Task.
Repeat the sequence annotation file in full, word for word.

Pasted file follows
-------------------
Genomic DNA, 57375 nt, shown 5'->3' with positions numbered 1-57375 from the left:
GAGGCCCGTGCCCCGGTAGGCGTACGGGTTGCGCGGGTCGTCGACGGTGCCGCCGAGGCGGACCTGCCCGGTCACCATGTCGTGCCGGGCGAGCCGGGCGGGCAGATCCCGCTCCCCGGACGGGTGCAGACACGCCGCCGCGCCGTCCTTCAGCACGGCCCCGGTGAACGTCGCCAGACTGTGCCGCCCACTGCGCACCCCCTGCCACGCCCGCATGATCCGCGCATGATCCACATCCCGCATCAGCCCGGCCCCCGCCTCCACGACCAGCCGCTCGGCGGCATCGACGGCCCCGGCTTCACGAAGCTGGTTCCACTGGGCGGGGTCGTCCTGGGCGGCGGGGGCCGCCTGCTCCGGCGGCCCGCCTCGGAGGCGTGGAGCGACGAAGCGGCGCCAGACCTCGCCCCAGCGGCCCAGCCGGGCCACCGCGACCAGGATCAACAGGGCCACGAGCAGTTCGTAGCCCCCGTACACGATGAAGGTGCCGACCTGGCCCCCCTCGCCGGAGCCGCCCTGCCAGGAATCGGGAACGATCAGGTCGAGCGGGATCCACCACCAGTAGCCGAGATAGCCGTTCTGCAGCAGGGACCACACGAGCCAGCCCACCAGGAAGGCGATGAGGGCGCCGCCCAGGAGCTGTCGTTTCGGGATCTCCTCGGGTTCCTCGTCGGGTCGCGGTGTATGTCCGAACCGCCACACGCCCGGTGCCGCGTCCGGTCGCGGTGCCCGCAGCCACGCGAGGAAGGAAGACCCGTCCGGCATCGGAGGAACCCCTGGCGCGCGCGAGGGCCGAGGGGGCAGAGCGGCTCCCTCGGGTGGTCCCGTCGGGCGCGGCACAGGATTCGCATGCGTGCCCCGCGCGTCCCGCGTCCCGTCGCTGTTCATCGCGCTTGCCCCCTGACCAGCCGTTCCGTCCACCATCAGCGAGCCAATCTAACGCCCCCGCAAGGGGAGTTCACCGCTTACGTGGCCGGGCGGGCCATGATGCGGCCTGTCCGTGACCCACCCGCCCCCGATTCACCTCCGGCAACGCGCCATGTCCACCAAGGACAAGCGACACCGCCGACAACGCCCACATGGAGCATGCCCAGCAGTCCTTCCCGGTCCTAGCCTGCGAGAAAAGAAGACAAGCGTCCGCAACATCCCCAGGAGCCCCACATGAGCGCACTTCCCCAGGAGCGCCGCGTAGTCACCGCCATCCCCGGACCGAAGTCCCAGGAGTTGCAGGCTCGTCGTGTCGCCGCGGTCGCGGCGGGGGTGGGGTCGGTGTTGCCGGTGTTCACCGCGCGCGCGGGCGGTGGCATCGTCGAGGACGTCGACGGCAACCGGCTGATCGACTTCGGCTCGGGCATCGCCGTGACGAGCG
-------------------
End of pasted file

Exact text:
Genomic DNA, 57375 nt, shown 5'->3' with positions numbered 1-57375 from the left:
GAGGCCCGTGCCCCGGTAGGCGTACGGGTTGCGCGGGTCGTCGACGGTGCCGCCGAGGCGGACCTGCCCGGTCACCATGTCGTGCCGGGCGAGCCGGGCGGGCAGATCCCGCTCCCCGGACGGGTGCAGACACGCCGCCGCGCCGTCCTTCAGCACGGCCCCGGTGAACGTCGCCAGACTGTGCCGCCCACTGCGCACCCCCTGCCACGCCCGCATGATCCGCGCATGATCCACATCCCGCATCAGCCCGGCCCCCGCCTCCACGACCAGCCGCTCGGCGGCATCGACGGCCCCGGCTTCACGAAGCTGGTTCCACTGGGCGGGGTCGTCCTGGGCGGCGGGGGCCGCCTGCTCCGGCGGCCCGCCTCGGAGGCGTGGAGCGACGAAGCGGCGCCAGACCTCGCCCCAGCGGCCCAGCCGGGCCACCGCGACCAGGATCAACAGGGCCACGAGCAGTTCGTAGCCCCCGTACACGATGAAGGTGCCGACCTGGCCCCCCTCGCCGGAGCCGCCCTGCCAGGAATCGGGAACGATCAGGTCGAGCGGGATCCACCACCAGTAGCCGAGATAGCCGTTCTGCAGCAGGGACCACACGAGCCAGCCCACCAGGAAGGCGATGAGGGCGCCGCCCAGGAGCTGTCGTTTCGGGATCTCCTCGGGTTCCTCGTCGGGTCGCGGTGTATGTCCGAACCGCCACACGCCCGGTGCCGCGTCCGGTCGCGGTGCCCGCAGCCACGCGAGGAAGGAAGACCCGTCCGGCATCGGAGGAACCCCTGGCGCGCGCGAGGGCCGAGGGGGCAGAGCGGCTCCCTCGGGTGGTCCCGTCGGGCGCGGCACAGGATTCGCATGCGTGCCCCGCGCGTCCCGCGTCCCGTCGCTGTTCATCGCGCTTGCCCCCTGACCAGCCGTTCCGTCCACCATCAGCGAGCCAATCTAACGCCCCCGCAAGGGGAGTTCACCGCTTACGTGGCCGGGCGGGCCATGATGCGGCCTGTCCGTGACCCACCCGCCCCCGATTCACCTCCGGCAACGCGCCATGTCCACCAAGGACAAGCGACACCGCCGACAACGCCCACATGGAGCATGCCCAGCAGTCCTTCCCGGTCCTAGCCTGCGAGAAAAGAAGACAAGCGTCCGCAACATCCCCAGGAGCCCCACATGAGCGCACTTCCCCAGGAGCGCCGCGTAGTCACCGCCATCCCCGGACCGAAGTCCCAGGAGTTGCAGGCTCGTCGTGTCGCCGCGGTCGCGGCGGGGGTGGGGTCGGTGTTGCCGGTGTTCACCGCGCGCGCGGGCGGTGGCATCGTCGAGGACGTCGACGGCAACCGGCTGATCGACTTCGGCTCGGGCATCGCCGTGACGAGCG